Yesterday, thousands of streamers abandoned Twitch for 24 hours in protest of its ongoing facilitation of harassment campaigns known as hate raids. While the Amazon-owned streaming platform has yet to implement proposed changes to the controversial raid system, it’s clear what some previously dismissed as a small movement has had a big impact, potentially costing Twitch roughly 22% of its peak concurrent traffic for the day.
Kaitlyn “Amouranth” Siragusa, the most-watched woman on Twitch, said in a Twitter thread that her house caught fire last Friday. According to Siragusa, investigators haven’t pinpointed a specific cause but “strongly suspect arson.”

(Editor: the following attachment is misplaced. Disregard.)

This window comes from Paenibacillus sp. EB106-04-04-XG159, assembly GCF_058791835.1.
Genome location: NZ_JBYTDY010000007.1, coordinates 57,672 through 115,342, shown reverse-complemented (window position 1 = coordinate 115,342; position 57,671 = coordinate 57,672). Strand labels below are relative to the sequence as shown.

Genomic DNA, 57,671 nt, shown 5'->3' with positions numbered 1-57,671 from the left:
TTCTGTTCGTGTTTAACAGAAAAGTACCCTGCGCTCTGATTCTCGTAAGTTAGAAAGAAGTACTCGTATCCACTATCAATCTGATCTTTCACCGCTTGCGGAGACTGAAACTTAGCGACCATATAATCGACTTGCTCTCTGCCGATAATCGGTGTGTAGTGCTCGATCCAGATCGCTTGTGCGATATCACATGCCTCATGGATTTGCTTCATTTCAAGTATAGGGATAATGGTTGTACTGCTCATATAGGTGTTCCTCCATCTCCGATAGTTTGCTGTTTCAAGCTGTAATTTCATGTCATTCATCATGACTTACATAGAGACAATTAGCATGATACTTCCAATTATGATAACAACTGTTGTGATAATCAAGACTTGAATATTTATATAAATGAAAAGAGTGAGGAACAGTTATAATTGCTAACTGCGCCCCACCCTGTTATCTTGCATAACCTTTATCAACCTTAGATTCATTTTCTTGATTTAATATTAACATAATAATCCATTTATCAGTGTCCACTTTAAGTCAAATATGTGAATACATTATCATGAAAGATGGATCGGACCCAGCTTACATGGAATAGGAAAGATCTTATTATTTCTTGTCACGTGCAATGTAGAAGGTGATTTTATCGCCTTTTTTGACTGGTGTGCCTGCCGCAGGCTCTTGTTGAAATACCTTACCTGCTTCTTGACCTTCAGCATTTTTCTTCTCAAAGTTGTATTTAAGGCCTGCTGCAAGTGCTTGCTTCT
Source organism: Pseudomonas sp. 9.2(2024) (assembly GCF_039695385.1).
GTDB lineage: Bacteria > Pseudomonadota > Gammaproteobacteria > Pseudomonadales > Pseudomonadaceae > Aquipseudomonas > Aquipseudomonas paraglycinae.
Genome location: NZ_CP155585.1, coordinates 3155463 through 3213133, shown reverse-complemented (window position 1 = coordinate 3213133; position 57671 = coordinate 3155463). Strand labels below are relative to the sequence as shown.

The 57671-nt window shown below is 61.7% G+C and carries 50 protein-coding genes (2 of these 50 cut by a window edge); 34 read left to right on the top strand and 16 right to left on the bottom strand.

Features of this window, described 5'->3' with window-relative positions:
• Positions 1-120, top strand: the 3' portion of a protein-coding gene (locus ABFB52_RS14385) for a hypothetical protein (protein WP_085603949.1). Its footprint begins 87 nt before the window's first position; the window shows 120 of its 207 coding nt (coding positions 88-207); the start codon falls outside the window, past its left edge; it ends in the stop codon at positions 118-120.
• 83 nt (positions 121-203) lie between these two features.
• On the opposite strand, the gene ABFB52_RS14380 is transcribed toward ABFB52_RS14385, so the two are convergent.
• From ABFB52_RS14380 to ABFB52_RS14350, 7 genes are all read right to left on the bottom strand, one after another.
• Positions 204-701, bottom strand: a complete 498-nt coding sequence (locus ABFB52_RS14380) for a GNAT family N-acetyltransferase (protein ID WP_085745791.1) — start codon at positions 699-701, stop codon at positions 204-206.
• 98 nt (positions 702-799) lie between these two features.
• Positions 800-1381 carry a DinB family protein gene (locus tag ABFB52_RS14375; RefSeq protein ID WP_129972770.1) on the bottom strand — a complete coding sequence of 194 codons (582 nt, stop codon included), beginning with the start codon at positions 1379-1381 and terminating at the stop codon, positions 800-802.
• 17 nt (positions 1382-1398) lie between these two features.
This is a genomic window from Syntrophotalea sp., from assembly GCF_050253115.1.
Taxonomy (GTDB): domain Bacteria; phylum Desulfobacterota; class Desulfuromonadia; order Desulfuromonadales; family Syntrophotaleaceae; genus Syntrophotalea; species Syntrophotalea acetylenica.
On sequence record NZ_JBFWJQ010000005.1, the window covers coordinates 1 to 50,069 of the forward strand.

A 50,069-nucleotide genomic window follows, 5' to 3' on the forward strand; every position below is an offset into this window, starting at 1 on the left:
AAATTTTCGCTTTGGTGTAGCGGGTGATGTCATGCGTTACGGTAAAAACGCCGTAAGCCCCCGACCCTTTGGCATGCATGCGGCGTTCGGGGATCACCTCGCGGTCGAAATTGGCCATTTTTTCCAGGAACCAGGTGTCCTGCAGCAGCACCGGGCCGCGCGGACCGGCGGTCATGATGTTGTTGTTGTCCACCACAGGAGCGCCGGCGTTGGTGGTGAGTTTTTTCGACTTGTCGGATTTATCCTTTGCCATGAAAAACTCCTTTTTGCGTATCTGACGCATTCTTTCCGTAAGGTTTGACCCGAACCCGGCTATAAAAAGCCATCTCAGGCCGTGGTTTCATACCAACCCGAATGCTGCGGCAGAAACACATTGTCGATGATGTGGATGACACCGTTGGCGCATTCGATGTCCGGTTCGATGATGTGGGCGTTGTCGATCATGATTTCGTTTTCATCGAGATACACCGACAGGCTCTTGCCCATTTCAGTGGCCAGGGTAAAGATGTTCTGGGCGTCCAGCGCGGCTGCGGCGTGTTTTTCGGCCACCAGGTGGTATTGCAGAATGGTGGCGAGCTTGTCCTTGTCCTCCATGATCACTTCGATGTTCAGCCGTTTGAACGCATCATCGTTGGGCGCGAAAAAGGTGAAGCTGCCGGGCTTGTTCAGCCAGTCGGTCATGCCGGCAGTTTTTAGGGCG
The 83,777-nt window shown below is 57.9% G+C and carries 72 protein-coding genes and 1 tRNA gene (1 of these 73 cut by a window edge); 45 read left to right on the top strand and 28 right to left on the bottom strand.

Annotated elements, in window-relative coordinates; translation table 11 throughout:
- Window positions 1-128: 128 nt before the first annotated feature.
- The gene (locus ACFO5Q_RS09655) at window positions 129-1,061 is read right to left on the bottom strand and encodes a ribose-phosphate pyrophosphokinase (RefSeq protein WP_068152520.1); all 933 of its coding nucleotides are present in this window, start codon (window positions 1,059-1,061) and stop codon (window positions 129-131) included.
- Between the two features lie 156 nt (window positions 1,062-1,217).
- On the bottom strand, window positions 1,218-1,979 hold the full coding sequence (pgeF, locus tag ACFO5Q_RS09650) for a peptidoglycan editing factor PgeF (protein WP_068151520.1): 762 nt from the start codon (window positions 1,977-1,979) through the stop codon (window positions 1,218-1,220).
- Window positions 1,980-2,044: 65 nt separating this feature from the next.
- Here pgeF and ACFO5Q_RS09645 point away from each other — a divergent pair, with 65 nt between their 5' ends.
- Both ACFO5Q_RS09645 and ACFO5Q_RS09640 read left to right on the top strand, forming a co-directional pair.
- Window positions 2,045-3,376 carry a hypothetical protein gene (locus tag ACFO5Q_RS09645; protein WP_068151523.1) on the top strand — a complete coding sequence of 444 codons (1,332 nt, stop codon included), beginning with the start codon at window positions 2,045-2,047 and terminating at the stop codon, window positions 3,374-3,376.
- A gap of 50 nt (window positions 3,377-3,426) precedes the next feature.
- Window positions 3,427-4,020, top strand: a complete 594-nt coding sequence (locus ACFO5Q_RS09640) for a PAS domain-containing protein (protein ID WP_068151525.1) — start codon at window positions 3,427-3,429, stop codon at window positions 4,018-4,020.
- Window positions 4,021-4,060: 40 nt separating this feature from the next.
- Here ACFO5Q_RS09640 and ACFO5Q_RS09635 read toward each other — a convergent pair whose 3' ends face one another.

Twitch has announced a new rule for streamers that prohibits the sharing of links or referral codes to sites that offer real-money slots, roulette, or dice games. The company says this will protect its viewers from “harm and scams.” Another cool thing Twitch could do to stop the glorification of compulsive gambling? Ban gambling streams altogether.
Are you allowed to call yourself a real one? No, I would argue, you are not. That pretty much immediately disqualifies you from being a real one, so I’m already off to a rough start here. But today’s my last day at Kotaku, so I consider it my solemn duty to close out my award-wanting “RIP To A Real One” article series by eulogizing an NPC who’s very important to me: myself.